verb (used with object)
to make (something broken, worn, torn, or otherwise damaged) whole, sound, or usable by repairing:
to mend old clothes; to mend a broken toy.
to remove or correct defects or errors in.
to set right; make better; improve:
to mend matters.
verb (used without object)
to progress toward recovery, as a sick person.
(of broken bones) to grow back together; knit.
to improve, as conditions or affairs.
the act of ; repair or improvement.
a mended place.
mend sail, Nautical. to refurl sails that have been badly furled.
Also, mend the furl.
on the mend,
(transitive) to repair (something broken or unserviceable)
to improve or undergo improvement; reform (often in the phrase mend one’s ways)
(intransitive) to heal or recover
(intransitive) (of conditions) to improve; become better
(transitive) (Northern English) to feed or stir (a fire)
the act of repairing
a mended area, esp on a garment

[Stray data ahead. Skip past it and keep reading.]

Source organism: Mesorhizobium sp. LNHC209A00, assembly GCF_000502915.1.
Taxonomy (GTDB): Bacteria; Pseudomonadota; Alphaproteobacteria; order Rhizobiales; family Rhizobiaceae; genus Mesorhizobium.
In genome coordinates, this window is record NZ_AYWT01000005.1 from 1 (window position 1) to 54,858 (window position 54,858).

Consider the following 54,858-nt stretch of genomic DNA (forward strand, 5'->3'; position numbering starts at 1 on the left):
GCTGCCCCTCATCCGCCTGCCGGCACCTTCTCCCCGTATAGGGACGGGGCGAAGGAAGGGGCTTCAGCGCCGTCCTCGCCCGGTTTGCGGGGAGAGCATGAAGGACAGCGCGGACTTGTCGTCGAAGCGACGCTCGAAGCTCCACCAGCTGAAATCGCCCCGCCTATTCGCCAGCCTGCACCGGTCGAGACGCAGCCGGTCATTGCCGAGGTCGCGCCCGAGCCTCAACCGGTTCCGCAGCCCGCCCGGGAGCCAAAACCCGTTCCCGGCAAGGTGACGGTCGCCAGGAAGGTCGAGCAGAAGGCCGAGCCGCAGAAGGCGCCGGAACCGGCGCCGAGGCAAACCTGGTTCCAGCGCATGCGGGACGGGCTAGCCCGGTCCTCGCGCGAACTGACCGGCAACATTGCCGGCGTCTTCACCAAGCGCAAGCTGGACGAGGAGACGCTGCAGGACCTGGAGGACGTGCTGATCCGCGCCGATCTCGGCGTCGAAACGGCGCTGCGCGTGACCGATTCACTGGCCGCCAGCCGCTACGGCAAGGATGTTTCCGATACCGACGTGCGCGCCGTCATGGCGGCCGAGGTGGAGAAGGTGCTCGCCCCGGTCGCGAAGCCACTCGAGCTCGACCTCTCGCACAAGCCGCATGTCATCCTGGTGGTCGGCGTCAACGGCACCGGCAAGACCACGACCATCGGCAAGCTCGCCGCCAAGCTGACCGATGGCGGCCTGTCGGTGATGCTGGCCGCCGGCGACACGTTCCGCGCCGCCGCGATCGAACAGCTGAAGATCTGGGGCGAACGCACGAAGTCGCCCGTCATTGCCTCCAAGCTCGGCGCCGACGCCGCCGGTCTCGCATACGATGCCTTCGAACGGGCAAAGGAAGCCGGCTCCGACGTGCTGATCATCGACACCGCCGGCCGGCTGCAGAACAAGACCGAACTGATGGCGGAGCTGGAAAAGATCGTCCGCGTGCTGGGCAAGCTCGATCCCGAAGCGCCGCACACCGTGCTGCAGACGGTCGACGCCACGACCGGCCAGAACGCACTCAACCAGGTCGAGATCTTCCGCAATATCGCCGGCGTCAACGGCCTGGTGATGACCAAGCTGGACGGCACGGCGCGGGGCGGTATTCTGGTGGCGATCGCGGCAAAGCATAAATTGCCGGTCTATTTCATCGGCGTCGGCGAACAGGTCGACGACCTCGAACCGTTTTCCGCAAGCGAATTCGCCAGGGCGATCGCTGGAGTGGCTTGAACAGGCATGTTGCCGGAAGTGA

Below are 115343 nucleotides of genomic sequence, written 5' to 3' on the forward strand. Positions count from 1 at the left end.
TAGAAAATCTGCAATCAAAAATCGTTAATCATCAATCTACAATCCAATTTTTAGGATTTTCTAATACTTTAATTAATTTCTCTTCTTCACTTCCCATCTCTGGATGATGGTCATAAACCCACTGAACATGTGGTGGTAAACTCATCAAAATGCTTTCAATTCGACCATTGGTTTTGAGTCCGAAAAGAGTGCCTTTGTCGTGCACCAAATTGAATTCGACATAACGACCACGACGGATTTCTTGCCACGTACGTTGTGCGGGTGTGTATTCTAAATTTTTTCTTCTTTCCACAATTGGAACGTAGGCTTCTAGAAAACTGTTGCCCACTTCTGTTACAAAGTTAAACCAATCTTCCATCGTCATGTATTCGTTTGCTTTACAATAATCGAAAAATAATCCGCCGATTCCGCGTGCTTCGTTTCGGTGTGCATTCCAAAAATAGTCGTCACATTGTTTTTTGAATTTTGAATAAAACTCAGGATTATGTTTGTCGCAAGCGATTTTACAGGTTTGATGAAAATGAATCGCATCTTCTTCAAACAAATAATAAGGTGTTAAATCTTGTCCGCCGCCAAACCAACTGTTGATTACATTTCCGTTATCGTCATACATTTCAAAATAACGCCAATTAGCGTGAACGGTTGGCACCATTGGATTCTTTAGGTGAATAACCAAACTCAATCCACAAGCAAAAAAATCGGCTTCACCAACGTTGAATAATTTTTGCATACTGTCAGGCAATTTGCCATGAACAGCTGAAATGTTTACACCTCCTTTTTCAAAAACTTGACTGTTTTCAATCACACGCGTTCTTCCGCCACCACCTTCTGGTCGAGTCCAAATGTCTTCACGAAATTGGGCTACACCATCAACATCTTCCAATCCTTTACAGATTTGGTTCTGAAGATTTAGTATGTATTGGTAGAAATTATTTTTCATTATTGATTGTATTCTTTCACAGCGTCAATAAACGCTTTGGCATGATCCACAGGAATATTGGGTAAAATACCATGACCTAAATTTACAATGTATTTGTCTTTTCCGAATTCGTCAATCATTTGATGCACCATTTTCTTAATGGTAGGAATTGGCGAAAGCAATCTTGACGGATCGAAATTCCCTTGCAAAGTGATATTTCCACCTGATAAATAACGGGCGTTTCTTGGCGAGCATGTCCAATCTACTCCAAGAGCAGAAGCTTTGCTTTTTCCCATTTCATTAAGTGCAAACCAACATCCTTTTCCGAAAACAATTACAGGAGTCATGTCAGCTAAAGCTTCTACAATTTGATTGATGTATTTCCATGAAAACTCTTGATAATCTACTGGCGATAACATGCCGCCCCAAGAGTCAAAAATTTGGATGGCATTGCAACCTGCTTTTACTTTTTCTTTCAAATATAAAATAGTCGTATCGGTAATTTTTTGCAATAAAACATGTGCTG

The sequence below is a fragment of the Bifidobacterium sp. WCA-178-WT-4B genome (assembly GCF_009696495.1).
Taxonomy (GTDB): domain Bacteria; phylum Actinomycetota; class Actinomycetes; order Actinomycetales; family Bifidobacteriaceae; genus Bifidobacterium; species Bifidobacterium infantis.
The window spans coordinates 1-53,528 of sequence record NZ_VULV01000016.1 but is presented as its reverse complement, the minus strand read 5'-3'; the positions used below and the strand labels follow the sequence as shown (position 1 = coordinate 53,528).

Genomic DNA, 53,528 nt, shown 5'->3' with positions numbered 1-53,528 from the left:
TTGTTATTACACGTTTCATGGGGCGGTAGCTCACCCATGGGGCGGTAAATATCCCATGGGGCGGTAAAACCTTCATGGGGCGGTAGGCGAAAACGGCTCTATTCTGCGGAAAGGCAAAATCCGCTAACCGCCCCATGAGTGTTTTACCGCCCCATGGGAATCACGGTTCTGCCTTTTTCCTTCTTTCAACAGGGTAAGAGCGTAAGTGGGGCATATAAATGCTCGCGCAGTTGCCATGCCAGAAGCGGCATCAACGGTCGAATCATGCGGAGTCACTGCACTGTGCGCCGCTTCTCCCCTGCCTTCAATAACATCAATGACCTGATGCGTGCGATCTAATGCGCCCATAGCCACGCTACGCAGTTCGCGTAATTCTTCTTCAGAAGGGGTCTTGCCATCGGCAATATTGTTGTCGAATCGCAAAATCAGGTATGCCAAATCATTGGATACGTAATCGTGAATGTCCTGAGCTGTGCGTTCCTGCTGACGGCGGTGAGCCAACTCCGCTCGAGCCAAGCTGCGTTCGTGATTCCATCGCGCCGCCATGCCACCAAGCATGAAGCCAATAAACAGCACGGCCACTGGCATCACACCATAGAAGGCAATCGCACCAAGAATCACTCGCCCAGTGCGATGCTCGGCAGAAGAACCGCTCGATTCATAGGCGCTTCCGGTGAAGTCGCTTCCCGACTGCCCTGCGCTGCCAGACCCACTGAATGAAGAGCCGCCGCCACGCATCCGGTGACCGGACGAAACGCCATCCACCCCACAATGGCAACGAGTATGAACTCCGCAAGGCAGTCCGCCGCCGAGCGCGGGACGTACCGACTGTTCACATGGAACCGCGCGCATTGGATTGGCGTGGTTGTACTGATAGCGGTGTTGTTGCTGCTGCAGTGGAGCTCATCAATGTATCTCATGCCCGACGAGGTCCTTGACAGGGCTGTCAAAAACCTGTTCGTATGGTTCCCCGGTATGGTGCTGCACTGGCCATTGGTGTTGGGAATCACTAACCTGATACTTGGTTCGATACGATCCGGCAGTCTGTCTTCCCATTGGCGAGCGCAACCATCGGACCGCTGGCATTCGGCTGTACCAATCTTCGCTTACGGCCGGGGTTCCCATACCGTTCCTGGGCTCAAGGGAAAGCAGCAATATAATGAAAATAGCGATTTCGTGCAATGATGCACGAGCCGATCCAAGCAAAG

on the mend, becoming better, esp in health
c.1200, “to repair,” from a shortened form of Old French amender (see amend). Meaning “to put right, atone for, amend (one’s life), repent” is from c.1300; that of “to regain health” is from early 15c. Related: Mended; mending.
early 14c., “recompense, reparation,” from mend (v.). Meaning “act of mending; a repaired hole or rip in fabric” is from 1888. Phrase on the mend attested from 1802.
(Dan. 5:25, 26), numbered, one of the words of the mysterious inscription written “upon the plaister of the wall” in Belshazzar’s palace at Babylon. The writing was explained by Daniel. (See BELSHAZZAR.)
[muh-neer] /məˈnɪər/ noun 1. . /məˈnɪə/ noun 1. a South African title of address equivalent to sir when used alone or Mr when placed before a name
[muh-nel] /məˈnɛl/ noun 1. .
king of Sparta, husband of Helen, brother of Agamemnon, Latinized form of Greek Menelaos, literally “restraining the people,” from menein “to stay, abide, remain” + laos “people” (see lay (adj.)).